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Social media monitoring tools rarely used to full potential

Social media monitoring tools burst onto the market with the promise of serving up valuable data on potential customers, but hurdles tripped up users and stalled the market.

Social media tools such as Twitter and Facebook began as noncommercial platforms, but it wasn't long before the business world realized it could farm data from consumers' personal info posted on those sites.

That realization has brought many social media monitoring tools to the marketplace during the past five years. These tools provide businesses with invaluable information about customers that have grievances or those whom they may be able to turn into loyal brand advocates.

"It's incredibly useful ... to have inside information about the person who is likely to buy my products, or the profile of a person who has been a loyal customer. ... That [data] is gold," said Scott Robinson, a business intelligence (BI) and SharePoint expert and TechTarget contributor.

Social media monitoring slow to catch on

social media analytics tools help companies understand consumers and then refine their marketing strategy. The value these products provide -- some for free, even -- leave experts to wonder: Why isn't adoption broader than it is?

[If the software could] anticipate what we need to know, ... we would have a much better product.
Scott RobinsonTechTarget contributor

There are pitfalls that many companies fall into -- the most obvious being an inability to figure out how to tie the tools to their existing systems. Then there's the question of what to do with all the data that social media monitoring tools deliver.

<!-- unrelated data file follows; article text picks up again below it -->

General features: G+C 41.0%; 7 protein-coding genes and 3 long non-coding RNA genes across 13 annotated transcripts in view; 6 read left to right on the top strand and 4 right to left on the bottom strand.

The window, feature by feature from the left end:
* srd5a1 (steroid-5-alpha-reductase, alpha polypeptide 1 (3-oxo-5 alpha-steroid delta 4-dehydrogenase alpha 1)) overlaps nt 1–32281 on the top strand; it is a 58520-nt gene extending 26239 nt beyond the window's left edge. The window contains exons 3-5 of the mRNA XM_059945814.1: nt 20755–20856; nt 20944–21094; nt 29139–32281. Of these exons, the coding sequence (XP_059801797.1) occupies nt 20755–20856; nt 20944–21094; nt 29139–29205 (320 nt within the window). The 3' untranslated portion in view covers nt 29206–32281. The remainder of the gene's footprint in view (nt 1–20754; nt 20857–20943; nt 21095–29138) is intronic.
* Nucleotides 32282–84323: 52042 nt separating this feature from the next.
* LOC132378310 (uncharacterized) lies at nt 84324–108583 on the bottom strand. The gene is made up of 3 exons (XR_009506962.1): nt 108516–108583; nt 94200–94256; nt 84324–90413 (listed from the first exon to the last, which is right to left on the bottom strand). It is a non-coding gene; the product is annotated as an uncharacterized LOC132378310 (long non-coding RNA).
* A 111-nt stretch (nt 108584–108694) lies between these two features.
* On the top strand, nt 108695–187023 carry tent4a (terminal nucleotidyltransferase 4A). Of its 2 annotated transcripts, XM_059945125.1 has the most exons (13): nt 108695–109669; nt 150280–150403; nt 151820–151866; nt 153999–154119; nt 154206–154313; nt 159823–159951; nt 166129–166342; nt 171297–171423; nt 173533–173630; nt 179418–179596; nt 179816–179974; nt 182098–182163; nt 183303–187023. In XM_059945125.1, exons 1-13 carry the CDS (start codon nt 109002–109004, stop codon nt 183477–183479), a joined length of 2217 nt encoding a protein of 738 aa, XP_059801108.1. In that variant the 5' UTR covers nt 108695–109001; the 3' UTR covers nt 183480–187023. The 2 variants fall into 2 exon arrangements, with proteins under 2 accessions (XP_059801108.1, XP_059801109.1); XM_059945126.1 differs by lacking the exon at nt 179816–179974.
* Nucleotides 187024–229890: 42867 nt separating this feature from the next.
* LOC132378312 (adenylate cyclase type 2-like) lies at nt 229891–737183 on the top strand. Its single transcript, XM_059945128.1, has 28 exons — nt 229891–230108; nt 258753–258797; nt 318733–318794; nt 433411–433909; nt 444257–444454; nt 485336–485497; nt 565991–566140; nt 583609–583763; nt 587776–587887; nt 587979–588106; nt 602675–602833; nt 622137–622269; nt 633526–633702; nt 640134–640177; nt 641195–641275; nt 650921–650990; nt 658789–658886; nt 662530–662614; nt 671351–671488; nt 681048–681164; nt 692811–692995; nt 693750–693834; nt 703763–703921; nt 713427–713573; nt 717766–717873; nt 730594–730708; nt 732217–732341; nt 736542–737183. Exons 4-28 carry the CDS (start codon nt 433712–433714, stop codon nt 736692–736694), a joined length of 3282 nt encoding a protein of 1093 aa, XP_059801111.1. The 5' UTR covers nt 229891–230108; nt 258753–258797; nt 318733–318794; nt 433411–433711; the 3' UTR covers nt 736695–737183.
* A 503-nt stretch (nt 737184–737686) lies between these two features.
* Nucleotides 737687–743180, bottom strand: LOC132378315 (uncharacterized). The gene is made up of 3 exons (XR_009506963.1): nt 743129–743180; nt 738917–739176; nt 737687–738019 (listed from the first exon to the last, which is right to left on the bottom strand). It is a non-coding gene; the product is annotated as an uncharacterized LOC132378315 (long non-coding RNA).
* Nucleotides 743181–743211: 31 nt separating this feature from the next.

"It isn't well integrated, and while the uptake has been huge, the success rate hasn't been huge," Robinson said.

The future of social media monitoring

With many social media monitoring tools, users get batches of data and are expected to sift through and analyze these massive volumes to get the answers they need.

"If the social monitoring software could surface the obvious things we should be looking for, and software is capable of learning what we need to know, we would be much better off," Robinson said.

Scott Robinson, TechTarget contributorScott Robinson

"[If the software could] anticipate what we need to know, instead of making us scramble for the light bulb moment, we would have a much better product. I think two or three of these [companies] will come up with that in the near future," he added.

The problem of getting data from these tools can be solved by data scientists who know how to make sense of the information, but there aren't many of these experts available today.

In the meantime, software companies need to bridge the gap with technologies that can do the heavy lifting for typical users.

Indeed, actionable data that can be used in real time is already table stakes for BI tools, and the same is going to be true for social media analytics products.

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